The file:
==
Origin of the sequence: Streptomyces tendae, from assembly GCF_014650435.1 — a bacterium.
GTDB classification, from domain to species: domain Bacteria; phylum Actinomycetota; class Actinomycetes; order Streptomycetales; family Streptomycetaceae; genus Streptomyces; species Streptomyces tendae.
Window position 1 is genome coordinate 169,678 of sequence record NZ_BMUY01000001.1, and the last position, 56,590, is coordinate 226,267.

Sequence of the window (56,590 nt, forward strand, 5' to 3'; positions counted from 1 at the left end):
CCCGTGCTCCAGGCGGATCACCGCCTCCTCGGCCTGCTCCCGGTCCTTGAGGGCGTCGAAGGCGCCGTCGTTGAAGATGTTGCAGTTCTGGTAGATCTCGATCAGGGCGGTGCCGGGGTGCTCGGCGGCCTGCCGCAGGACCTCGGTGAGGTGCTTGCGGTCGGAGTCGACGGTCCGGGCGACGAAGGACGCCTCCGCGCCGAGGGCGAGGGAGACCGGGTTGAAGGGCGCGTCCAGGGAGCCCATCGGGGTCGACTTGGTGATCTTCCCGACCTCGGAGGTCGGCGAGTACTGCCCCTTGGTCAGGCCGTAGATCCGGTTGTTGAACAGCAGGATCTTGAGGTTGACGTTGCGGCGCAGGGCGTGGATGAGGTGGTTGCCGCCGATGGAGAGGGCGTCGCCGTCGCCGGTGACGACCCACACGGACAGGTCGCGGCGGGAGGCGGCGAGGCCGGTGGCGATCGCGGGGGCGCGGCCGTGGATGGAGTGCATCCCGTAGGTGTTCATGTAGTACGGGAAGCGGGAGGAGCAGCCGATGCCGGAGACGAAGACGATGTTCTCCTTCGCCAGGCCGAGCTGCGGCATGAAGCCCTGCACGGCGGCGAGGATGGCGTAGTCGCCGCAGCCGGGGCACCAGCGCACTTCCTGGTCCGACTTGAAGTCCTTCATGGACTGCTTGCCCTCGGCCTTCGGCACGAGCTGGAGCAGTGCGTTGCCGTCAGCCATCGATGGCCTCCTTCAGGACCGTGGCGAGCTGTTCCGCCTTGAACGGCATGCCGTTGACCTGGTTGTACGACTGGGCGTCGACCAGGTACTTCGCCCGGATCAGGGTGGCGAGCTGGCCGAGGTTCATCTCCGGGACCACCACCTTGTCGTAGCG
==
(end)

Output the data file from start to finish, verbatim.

Origin of the sequence: Streptomyces tendae, from assembly GCF_014650435.1 — a bacterium.
GTDB classification, from domain to species: domain Bacteria; phylum Actinomycetota; class Actinomycetes; order Streptomycetales; family Streptomycetaceae; genus Streptomyces; species Streptomyces tendae.
Window position 1 is genome coordinate 169,678 of sequence record NZ_BMUY01000001.1, and the last position, 56,590, is coordinate 226,267.

Sequence of the window (56,590 nt, forward strand, 5' to 3'; positions counted from 1 at the left end):
CCCGTGCTCCAGGCGGATCACCGCCTCCTCGGCCTGCTCCCGGTCCTTGAGGGCGTCGAAGGCGCCGTCGTTGAAGATGTTGCAGTTCTGGTAGATCTCGATCAGGGCGGTGCCGGGGTGCTCGGCGGCCTGCCGCAGGACCTCGGTGAGGTGCTTGCGGTCGGAGTCGACGGTCCGGGCGACGAAGGACGCCTCCGCGCCGAGGGCGAGGGAGACCGGGTTGAAGGGCGCGTCCAGGGAGCCCATCGGGGTCGACTTGGTGATCTTCCCGACCTCGGAGGTCGGCGAGTACTGCCCCTTGGTCAGGCCGTAGATCCGGTTGTTGAACAGCAGGATCTTGAGGTTGACGTTGCGGCGCAGGGCGTGGATGAGGTGGTTGCCGCCGATGGAGAGGGCGTCGCCGTCGCCGGTGACGACCCACACGGACAGGTCGCGGCGGGAGGCGGCGAGGCCGGTGGCGATCGCGGGGGCGCGGCCGTGGATGGAGTGCATCCCGTAGGTGTTCATGTAGTACGGGAAGCGGGAGGAGCAGCCGATGCCGGAGACGAAGACGATGTTCTCCTTCGCCAGGCCGAGCTGCGGCATGAAGCCCTGCACGGCGGCGAGGATGGCGTAGTCGCCGCAGCCGGGGCACCAGCGCACTTCCTGGTCCGACTTGAAGTCCTTCATGGACTGCTTGCCCTCGGCCTTCGGCACGAGCTGGAGCAGTGCGTTGCCGTCAGCCATCGATGGCCTCCTTCAGGACCGTGGCGAGCTGTTCCGCCTTGAACGGCATGCCGTTGACCTGGTTGTACGACTGGGCGTCGACCAGGTACTTCGCCCGGATCAGGGTGGCGAGCTGGCCGAGGTTCATCTCCGGGACCACCACCTTGTCGTAGCG